A long time ago, in a place not too far away…

One of the most appealing aspects of attending the University of Texas is the fact it is located in the heart of Austin. I know that I was a little nervous moving to a big city for college, but Austin is the perfect college town.  Why would I say that? First of all, I say that because the UT campus is off on its own on the north end of downtown Austin, so you get that feeling of being on a centralized college campus that is rare in urban universities. Second, the entire city seems to be compromised of Longhorn fans and alums, so you’ll see that welcoming shade of burnt orange everywhere you go. The other reasons Austin is a great place to go to school are Austin’s history, opportunities, entertainment and food.

To do the city justice, I will write a post about each of these components of Austin. Today, we are going to focus on the city’s history.

The Founding of Austin

The city’s recorded history began in 1830s when Anglo-American settlers arrived. These settlers eventually founded the city (then called Waterloo) along the banks of the Colorado River.  During this time period (around 1836-37), Texas had just won it’s independence and recently formed the Republic of Texas. In 1837, President Sam Houston established the Republic’s capital in Houston.  It was at President Mirabeau B. Lamar’s instructions that the Texas Congress purchase all the land of Waterloo and surrounding the banks of the Colorado River to establish a permanent Texas capital. The Texas Capital named the new city Austin in honor of Stephen F. Austin, “the father of Texas,” and officially chartered the city in 1839. Continue reading A long time ago, in a place not too far away…

Time Travel: The History of Accounting

Once a number cruncher, always a number cruncher!

The celebration of the UT Accounting Program’s centennial anniversary is fast approaching. What would be a better way to celebrate this longstanding success than looking back at how the field of accounting was born? This will be the first of a three-part series on accounting: how it started; how it’s viewed and used in today’s world; and how the accounting program was established and developed at UT.

It might be a surprise to some, but accounting is one of the oldest professions in history. Families and small communities had to account for food and other necessities in preparation for cold and harsh seasons. Researchers and anthropologists found evidence of accounting records that existed during the Babylon Empire. In other words, formal accounting records were already in existence since 4500 BC! They also found accounting records in the Code of Hammurabi which dates back to 2250 BC! This just proves that as business transactions and government tax systems became more complex, people knew that they had to account and keep track of their revenues and expenses. Continue reading Time Travel: The History of Accounting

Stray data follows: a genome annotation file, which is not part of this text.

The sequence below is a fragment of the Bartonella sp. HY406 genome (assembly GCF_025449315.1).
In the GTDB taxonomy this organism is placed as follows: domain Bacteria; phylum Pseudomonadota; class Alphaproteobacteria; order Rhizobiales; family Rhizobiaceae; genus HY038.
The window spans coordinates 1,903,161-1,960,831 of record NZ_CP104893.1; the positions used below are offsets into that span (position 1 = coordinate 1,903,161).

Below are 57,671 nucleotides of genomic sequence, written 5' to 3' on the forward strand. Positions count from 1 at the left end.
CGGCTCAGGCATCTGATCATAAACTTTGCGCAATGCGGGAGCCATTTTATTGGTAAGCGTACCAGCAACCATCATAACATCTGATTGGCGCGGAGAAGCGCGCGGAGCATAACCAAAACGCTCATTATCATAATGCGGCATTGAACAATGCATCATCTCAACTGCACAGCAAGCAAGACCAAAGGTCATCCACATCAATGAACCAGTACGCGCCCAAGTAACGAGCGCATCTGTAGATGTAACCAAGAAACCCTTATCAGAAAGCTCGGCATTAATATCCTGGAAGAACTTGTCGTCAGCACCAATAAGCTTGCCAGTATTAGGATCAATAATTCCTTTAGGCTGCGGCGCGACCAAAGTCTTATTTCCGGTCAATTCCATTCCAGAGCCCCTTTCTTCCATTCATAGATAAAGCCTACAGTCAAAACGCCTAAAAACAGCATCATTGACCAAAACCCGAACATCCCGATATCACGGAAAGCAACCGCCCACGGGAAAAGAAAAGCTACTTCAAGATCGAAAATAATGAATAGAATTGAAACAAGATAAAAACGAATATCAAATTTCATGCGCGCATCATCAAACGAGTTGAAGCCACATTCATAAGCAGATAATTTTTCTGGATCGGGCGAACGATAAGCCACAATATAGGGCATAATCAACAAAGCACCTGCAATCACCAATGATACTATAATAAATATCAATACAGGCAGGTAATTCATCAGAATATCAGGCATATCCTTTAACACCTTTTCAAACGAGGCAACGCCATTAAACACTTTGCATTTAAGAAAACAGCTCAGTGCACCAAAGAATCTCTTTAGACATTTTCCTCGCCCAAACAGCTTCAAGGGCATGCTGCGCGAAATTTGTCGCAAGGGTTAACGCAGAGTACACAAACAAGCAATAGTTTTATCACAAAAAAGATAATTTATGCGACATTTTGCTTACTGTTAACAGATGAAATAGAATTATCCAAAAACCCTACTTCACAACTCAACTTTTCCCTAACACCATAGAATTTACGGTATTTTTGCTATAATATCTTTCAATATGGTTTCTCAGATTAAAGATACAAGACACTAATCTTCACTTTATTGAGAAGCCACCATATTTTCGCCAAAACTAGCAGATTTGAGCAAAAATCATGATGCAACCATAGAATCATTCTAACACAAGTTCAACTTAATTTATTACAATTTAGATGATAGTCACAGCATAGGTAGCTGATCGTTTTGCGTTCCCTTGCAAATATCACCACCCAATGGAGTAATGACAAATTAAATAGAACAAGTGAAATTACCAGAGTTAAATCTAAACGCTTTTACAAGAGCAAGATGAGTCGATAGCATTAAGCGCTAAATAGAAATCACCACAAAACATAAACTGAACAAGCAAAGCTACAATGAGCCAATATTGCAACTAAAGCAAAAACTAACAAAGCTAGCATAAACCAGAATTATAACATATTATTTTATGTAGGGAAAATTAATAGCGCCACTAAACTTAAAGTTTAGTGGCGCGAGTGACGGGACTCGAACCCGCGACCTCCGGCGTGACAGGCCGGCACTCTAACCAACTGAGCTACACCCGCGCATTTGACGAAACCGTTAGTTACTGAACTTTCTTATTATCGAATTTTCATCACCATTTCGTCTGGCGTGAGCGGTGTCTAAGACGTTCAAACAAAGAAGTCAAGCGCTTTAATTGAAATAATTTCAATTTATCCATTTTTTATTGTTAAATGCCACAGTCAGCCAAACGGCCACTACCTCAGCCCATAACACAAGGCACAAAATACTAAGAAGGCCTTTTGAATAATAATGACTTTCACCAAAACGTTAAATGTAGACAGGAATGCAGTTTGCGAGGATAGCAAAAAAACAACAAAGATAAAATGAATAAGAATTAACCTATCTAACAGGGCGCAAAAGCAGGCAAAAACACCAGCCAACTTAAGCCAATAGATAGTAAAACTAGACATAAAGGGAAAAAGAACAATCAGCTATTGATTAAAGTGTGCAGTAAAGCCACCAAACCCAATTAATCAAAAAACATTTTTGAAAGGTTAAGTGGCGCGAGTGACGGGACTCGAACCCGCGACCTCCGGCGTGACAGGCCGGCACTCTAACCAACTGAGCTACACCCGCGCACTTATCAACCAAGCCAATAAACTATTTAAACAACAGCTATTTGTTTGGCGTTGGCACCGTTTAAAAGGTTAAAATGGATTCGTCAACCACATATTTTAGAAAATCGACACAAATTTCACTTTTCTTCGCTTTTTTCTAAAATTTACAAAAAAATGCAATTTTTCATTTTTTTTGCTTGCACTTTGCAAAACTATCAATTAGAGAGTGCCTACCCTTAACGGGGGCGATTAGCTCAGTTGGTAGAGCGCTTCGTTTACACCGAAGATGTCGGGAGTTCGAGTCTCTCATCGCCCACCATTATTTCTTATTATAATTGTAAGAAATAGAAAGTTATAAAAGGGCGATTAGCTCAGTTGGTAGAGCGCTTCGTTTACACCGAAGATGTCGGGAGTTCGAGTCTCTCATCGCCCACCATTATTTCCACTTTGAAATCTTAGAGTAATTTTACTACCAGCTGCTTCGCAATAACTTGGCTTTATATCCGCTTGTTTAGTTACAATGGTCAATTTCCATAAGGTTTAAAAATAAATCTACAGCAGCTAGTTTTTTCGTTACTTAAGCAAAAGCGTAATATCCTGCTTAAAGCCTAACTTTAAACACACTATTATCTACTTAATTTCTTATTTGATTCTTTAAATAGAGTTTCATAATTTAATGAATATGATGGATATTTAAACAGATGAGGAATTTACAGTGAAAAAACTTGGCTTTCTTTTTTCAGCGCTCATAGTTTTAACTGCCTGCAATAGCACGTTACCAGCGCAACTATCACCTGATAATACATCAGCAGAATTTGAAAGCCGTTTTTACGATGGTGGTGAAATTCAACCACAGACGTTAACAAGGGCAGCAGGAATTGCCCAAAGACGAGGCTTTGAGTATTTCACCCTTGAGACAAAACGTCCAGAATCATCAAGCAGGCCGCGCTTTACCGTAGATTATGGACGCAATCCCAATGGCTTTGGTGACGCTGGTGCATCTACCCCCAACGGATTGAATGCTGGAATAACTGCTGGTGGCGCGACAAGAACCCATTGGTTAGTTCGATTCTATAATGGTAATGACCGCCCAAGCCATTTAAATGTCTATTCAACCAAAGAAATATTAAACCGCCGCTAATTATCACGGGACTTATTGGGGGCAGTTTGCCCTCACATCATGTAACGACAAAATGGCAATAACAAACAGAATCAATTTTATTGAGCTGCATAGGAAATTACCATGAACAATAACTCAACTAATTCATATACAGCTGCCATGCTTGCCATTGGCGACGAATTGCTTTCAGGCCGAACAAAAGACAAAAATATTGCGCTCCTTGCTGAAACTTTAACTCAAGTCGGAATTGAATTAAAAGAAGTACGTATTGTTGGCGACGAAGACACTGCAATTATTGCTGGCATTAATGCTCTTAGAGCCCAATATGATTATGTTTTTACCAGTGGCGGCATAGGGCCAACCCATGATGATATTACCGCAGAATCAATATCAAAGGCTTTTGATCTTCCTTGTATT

Not Just Your Average Number Cruncher

I thought I would take a minute to talk about one of my classes again.  This time I am not so much in fear of the class, as I am enjoying it!  My business communication class is turning out to be very useful and practical for my life and career.  We are learning about writing, speaking, and interpersonal communication skills – all KEY skills to being successful in an accounting career, and pretty much any other career for that matter.

Some of the assignments so far include memo writing and revision, presenting in front of the class, and learning how to work with various personality types.  Even as I am writing this blog, I am thinking about some of the tips and tools to write more effectively (most notably, the SEC recommendations issued in the “SEC Plain English Handbook“).  When writing a memo, (which I anticipate writing many as an accountant), it is important to be clear and concise.  More importantly, you must know who your audience is and direct your writing towards them.  A memo directed to the CEO versus one directed to lower level staff may have a different tone and different information because who its intended audience is.  The SEC guide shows many more suggestions for how to write and communicate most effectively. Continue reading Not Just Your Average Number Cruncher